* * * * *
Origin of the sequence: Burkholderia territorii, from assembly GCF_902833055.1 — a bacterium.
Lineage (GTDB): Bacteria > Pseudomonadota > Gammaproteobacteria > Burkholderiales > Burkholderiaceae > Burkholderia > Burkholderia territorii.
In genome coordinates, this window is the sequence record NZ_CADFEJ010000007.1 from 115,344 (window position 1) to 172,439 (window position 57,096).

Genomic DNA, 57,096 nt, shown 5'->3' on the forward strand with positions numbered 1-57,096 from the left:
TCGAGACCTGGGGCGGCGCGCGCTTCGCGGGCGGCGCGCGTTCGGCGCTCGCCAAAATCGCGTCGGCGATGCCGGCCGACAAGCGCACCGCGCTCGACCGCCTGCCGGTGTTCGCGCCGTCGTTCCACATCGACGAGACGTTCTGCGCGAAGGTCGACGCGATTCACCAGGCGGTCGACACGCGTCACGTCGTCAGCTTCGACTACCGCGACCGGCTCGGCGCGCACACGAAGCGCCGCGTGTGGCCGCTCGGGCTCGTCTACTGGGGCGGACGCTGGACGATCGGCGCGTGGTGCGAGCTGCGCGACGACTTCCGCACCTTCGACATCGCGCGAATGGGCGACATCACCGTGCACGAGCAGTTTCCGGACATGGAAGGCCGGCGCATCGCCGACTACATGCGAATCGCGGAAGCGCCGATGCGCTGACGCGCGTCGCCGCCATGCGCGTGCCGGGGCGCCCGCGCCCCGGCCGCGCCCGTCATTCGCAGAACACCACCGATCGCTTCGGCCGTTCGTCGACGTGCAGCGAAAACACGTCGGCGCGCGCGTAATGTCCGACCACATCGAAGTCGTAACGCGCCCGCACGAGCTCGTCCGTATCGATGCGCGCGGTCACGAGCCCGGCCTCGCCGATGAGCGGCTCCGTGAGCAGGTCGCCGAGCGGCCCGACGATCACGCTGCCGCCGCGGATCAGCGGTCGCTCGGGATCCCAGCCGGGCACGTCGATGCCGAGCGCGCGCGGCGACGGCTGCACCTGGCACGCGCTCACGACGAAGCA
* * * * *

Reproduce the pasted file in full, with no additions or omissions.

Origin of the sequence: Burkholderia territorii, from assembly GCF_902833055.1 — a bacterium.
Lineage (GTDB): Bacteria > Pseudomonadota > Gammaproteobacteria > Burkholderiales > Burkholderiaceae > Burkholderia > Burkholderia territorii.
In genome coordinates, this window is the sequence record NZ_CADFEJ010000007.1 from 115,344 (window position 1) to 172,439 (window position 57,096).

Genomic DNA, 57,096 nt, shown 5'->3' on the forward strand with positions numbered 1-57,096 from the left:
TCGAGACCTGGGGCGGCGCGCGCTTCGCGGGCGGCGCGCGTTCGGCGCTCGCCAAAATCGCGTCGGCGATGCCGGCCGACAAGCGCACCGCGCTCGACCGCCTGCCGGTGTTCGCGCCGTCGTTCCACATCGACGAGACGTTCTGCGCGAAGGTCGACGCGATTCACCAGGCGGTCGACACGCGTCACGTCGTCAGCTTCGACTACCGCGACCGGCTCGGCGCGCACACGAAGCGCCGCGTGTGGCCGCTCGGGCTCGTCTACTGGGGCGGACGCTGGACGATCGGCGCGTGGTGCGAGCTGCGCGACGACTTCCGCACCTTCGACATCGCGCGAATGGGCGACATCACCGTGCACGAGCAGTTTCCGGACATGGAAGGCCGGCGCATCGCCGACTACATGCGAATCGCGGAAGCGCCGATGCGCTGACGCGCGTCGCCGCCATGCGCGTGCCGGGGCGCCCGCGCCCCGGCCGCGCCCGTCATTCGCAGAACACCACCGATCGCTTCGGCCGTTCGTCGACGTGCAGCGAAAACACGTCGGCGCGCGCGTAATGTCCGACCACATCGAAGTCGTAACGCGCCCGCACGAGCTCGTCCGTATCGATGCGCGCGGTCACGAGCCCGGCCTCGCCGATGAGCGGCTCCGTGAGCAGGTCGCCGAGCGGCCCGACGATCACGCTGCCGCCGCGGATCAGCGGTCGCTCGGGATCCCAGCCGGGCACGTCGATGCCGAGCGCGCGCGGCGACGGCTGCACCTGGCACGCGCTCACGACGAAGCA